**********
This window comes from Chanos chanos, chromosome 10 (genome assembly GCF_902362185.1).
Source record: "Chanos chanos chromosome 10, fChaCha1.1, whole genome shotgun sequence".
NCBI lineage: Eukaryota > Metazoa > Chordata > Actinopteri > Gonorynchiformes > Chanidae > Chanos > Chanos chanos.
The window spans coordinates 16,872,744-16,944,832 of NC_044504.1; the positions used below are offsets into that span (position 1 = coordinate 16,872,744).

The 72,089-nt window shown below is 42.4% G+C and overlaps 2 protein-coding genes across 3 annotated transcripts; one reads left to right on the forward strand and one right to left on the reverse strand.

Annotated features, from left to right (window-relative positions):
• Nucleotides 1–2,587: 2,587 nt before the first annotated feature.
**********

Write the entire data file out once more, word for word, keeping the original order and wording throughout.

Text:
This window comes from Chanos chanos, chromosome 10 (genome assembly GCF_902362185.1).
Source record: "Chanos chanos chromosome 10, fChaCha1.1, whole genome shotgun sequence".
NCBI lineage: Eukaryota > Metazoa > Chordata > Actinopteri > Gonorynchiformes > Chanidae > Chanos > Chanos chanos.
The window spans coordinates 16,872,744-16,944,832 of NC_044504.1; the positions used below are offsets into that span (position 1 = coordinate 16,872,744).

The 72,089-nt window shown below is 42.4% G+C and overlaps 2 protein-coding genes across 3 annotated transcripts; one reads left to right on the forward strand and one right to left on the reverse strand.

Annotated features, from left to right (window-relative positions):
• Nucleotides 1–2,587: 2,587 nt before the first annotated feature.